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How Can I Get Out of the AMT this Year?

Todays Date: December 15, 2018

So the Alternative Minimum Tax bug bit you again in 2009. You sit there looking at your tax return trying to figure it out. Is there a way to avoid the AMT, or are you stuck in it for life? The calculations are confusing, yet there are some basic themes underlying all of it that seem to be pushing certain taxpayers into the AMT. What are these themes, and is there a way to understand how they, and the accompanying calculations, actually work?

Through the month of May we will be publishing a series of articles explaining these themes and these calculations. Your accountant may have closed up shop for the summer, or you simply may be tired of paying tax return preparation fees without seemingly accomplishing anything. A little self-help on your part at this time of the year will go a long way toward understanding what happened to you in 2009 and what you can do about it for 2010.

Taxable Income, Tax Brackets and the AMT Exemption – Part I

This article and the next one will look at the basic calculations – the income tax brackets that apply for the Regular Tax, as compared to the AMT, and the AMT exemption and its phase-out and the effect this phase-out has on the computation of the Alternative Minimum Tax.

Taxable income – the starting point

While every taxpayer is different, each of us has a threshold level of income that will trigger the AMT. What we are talking about is taxable income, which in simple terms is all of your income less all of your allowable deductions. As a separate but parallel tax system, the Alternative Minimum Tax has different rules on what items of income must be included, and on what deductions are allowed in computing taxable income. These differences will be explored in future articles.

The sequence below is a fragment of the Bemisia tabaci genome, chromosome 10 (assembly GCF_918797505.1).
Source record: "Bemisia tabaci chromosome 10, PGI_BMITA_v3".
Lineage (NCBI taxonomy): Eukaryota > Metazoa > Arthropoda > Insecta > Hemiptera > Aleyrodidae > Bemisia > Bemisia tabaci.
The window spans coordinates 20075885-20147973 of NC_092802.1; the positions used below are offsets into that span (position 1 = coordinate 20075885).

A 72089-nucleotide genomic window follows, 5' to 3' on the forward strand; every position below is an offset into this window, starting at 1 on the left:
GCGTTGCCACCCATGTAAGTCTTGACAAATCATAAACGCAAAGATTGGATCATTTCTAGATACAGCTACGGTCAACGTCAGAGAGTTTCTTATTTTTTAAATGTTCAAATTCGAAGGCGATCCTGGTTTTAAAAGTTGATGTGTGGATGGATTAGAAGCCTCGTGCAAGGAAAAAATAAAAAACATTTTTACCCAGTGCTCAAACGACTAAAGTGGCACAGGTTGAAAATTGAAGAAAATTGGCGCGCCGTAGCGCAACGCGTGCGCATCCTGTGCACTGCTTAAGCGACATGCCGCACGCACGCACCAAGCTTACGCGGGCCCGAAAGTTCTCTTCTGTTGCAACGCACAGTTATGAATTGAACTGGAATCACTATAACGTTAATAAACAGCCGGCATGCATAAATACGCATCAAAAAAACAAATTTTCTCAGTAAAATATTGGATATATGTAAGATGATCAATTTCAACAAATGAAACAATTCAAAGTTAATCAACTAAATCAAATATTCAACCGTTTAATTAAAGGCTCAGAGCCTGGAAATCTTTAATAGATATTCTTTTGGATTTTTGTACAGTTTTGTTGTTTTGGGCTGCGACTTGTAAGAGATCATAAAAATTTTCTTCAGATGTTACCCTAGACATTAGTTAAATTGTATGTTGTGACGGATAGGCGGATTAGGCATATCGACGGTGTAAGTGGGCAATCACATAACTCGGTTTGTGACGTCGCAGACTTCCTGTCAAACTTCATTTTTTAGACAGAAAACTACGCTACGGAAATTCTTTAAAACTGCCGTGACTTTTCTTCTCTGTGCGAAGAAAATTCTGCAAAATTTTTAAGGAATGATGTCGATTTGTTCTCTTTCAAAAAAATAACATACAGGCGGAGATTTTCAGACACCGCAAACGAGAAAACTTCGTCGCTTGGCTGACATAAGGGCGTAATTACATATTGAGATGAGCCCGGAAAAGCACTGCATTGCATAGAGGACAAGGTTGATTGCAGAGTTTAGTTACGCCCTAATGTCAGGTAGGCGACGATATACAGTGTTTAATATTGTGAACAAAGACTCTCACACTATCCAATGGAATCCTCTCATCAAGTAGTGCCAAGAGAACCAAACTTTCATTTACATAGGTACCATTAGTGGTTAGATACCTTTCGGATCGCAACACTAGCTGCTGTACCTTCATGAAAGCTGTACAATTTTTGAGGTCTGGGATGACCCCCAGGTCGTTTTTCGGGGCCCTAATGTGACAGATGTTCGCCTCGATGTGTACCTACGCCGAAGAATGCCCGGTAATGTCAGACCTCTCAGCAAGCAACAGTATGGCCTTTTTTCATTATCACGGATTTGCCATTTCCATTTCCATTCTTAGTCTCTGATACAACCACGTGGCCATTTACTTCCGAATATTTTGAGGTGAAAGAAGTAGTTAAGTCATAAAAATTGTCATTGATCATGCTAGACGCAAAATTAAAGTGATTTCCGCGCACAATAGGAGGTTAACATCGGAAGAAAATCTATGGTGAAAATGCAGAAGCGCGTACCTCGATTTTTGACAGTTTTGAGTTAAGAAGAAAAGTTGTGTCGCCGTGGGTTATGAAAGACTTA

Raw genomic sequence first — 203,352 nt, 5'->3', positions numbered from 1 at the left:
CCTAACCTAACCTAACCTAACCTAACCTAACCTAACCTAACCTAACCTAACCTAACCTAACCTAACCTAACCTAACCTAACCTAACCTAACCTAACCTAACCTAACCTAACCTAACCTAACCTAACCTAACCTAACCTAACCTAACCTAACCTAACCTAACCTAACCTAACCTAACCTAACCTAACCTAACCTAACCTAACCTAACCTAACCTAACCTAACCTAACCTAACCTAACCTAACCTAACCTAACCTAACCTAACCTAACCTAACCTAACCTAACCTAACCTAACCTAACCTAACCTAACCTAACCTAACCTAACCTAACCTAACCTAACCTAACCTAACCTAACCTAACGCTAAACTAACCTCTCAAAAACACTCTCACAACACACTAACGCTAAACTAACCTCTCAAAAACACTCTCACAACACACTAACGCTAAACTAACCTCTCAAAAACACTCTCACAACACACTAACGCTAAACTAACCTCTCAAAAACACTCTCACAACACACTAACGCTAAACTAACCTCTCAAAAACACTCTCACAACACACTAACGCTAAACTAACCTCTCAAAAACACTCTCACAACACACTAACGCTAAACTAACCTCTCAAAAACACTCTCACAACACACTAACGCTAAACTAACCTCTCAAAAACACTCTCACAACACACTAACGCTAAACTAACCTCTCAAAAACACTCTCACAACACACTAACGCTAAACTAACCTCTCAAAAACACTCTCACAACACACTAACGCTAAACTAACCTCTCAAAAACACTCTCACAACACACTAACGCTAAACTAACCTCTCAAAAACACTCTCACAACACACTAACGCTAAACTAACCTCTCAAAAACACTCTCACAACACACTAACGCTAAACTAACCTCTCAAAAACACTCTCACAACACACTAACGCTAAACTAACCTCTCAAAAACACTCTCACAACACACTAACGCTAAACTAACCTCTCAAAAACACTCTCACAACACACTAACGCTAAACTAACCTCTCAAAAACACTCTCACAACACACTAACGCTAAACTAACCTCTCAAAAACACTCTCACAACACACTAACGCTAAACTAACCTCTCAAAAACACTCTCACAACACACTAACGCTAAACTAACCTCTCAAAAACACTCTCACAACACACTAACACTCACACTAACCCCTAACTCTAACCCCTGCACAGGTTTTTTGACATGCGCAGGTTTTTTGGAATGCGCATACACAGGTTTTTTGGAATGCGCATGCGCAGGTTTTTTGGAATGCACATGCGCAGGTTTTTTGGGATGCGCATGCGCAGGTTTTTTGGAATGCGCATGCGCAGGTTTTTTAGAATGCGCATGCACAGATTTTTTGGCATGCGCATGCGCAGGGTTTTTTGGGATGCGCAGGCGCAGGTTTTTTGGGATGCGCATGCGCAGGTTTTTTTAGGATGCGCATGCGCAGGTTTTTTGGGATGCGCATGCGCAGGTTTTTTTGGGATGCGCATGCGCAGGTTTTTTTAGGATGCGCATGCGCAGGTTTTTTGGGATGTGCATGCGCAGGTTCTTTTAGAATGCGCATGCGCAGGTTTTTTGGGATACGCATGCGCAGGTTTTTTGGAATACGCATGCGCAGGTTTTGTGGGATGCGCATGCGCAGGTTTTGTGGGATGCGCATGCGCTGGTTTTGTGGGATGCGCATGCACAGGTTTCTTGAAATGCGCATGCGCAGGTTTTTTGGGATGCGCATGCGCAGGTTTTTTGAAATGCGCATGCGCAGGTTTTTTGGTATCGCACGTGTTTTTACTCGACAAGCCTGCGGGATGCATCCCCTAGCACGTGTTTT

Once taxable income is computed, one then looks to the tax bracket tables to compute the tax liability.

Tax brackets – the Regular Tax

Here are the 2009 Regular Tax brackets for a couple electing Married Filing Jointly (MFJ). These and the tax brackets for the other filing statuses may be seen in the Form 1040 instructions, on page 101, found at the IRS website.

Taxable Income ………Tax Bracket

Up to $16,700 ………….10%
Over 16,700 ………….15%
Over 67,900 ………….25%
Over 137,050 ………….28%
Over 208,850 ………….33%
Over 372,950 ………….35%

Tax brackets – the Alternative Minimum Tax

The AMT has one set of brackets, applying to all filing statuses. Unlike the Regular Tax brackets, they are not indexed for inflation, so they remain constant unless Congress changes them. These brackets can be seen on the Form 6251, found at the IRS website.

Taxable Income …….Tax Bracket

Up to $175,000 ………..26%
Over 175,000 ………..28%

The AMT exemption

The AMT exemption for 2009 for MFJ is $70,950. The exemption levels for the other filing statuses may also be found on the Form 6251 at the URL shown above. The purpose of the exemption is to prevent taxpayers at lower levels of income from being pulled into the AMT.

For a simple example, refer in the above Regular Tax table to a couple with taxable income of $67,900. The couple’s Regular Tax liability on this income would be $9,350, with the first $16,700 being taxed at 10% and the balance at 15%.

If there were no AMT exemption, this couple’s AMT would be $17,654 because the full $67,900 of taxable income would be taxed at the AMT’s 26% bracket – far in excess of the 10% and 15% Regular Tax brackets. With the AMT exemption, however, this couple’s taxable income for Alternative Minimum Tax purposes is zero, so they have no concerns about the AMT.


The above illustrates the basic calculations behind the Alternative Minimum Tax and the importance of the AMT exemption. But a provision that affects the amount of the exemption as a taxpayer’s income increases – the “phase-out” of the exemption – will be explored in the next article – Part II.

George Bauernfeind is with AMTIndividual, providing analysis, customized strategies, and an online dual tax calculator / planner to help you reduce your Alternative Minimum Tax. Visit www.amtindividual.com or www.amtblog.com to read more tax planning articles or to access this tax software on the Alternative Minimum Tax.

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